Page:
I remain blessed by the Angel of Serendipity who sits quietly on my shoulder, invisibly guiding me to the next amazing person or connection. This past week, through a chain of email connections, I made contact with the son of Henryk Kruszewski, Auschwitz prisoner number 4798. His son, who lives in Australia, generously shared his father’s translated account with me, for my personal reading.
Henryk Kruszewski was on the Same Transport to Auschwitz as Witold Pilecki
As soon as I opened the email attachment, I excitedly scanned the 63 pages, looking for context, names and similar stories. Both Henryks mentioned Capo Bruno, and as the account went on, two more key names cross-referenced, including Jozef Cyrankiewcz (future premier of Poland) and Teddy Pietrzykowski (a notable prisoner and acquaintance of Henry’s.) Then I started doing the math.
At the young age of 18, Kruszewski was arrested in Warsaw on September 19, 1940. Witold Pilecki was arrested on September 19, 1940 (see link below for more on Pilecki). Kruszewski became registered as prisoner 4798; Pilecki was 4859, a difference of only 61 prisoners. Pilecki was of course registered under false identity. His son confirmed that yes, they were acquainted, as much as prisoners can be under murderous conditions. For an even more amazing connection, the younger Kruszewski confirmed that “My father also met with Franciscan Father Maximilian Kolbe who founded Rycerz Niepokalanej magazine. He told my father he would survive Auschwitz and get to live a long life.”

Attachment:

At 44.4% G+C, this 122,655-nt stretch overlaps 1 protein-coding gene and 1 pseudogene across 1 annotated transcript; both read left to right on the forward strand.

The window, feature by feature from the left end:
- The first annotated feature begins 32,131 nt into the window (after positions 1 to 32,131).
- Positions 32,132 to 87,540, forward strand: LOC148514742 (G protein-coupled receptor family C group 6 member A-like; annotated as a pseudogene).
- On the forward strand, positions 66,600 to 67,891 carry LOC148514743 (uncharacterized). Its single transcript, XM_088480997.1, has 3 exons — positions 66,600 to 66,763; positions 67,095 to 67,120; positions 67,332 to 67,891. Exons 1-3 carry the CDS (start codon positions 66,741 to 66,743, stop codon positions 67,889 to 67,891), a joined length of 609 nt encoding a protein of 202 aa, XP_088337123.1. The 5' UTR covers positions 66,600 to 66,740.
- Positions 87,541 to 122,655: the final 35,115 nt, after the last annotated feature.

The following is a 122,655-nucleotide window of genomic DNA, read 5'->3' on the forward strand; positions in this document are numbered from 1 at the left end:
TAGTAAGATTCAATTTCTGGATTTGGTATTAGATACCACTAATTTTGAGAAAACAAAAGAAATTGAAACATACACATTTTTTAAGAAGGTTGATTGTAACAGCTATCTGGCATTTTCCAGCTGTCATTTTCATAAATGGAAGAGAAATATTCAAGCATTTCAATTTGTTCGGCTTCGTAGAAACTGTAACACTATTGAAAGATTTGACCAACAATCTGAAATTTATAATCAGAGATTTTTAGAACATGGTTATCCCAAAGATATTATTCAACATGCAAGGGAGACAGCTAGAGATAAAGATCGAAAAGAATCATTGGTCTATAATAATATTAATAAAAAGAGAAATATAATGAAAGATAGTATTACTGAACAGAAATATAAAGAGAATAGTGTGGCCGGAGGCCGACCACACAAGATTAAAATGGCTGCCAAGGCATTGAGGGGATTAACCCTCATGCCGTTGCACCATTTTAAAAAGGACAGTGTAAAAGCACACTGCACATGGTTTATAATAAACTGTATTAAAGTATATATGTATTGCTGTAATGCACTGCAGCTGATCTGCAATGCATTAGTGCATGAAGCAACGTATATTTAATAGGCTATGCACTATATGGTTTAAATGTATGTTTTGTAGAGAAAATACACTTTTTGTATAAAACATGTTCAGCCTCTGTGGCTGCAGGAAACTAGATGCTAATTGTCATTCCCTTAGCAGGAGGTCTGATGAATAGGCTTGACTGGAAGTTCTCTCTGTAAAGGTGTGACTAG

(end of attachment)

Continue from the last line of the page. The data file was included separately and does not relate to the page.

It’s Sad Henry Zguda never Met more Polish Survivors After Leaving Poland
Once I got past my goosebumps of another serendipitous connection, I’m sad that Henry (nee Henryk) Zguda and Henryk Kruszewski (or other survivors) could not have met later in life, swapped stories and raised a toast to survival with good, strong, Polish vodka. Based on dates, I doubt their paths ever crossed. But I got to thinking about how many fellow Polish “Auschwitzers” Henry ever met after leaving Poland. Zero. Like most other Poles in the camps, he was never counted in “the Holocaust” and still isn’t to this day. Further, like many members of his generation, Henry never owned a computer, used email, and the term “social media” had yet to be coined in his lifetime. How would he connect?
Every Story of Survival Is Unique
In last week’s post, I quoted a survivor of Sobibor concentration camp who stated “I’m always asked what the typical story was. The typical answer is you died. Therefore every story of survival is unique.” I wish I could tell you more of Henryk Kruszewski’s journey, but it’s not my story to tell; in fact I’ve intentionally omitted his son’s name to protect his family’s privacy. I use this coincidence to again underscore that a) everyone has a story, and b) I’d love to see more of these in print. I offer my assistance to the Kruszewski family if I can help in any way.
For more on Witold Pilecki and Saint Maximilian Kolbe: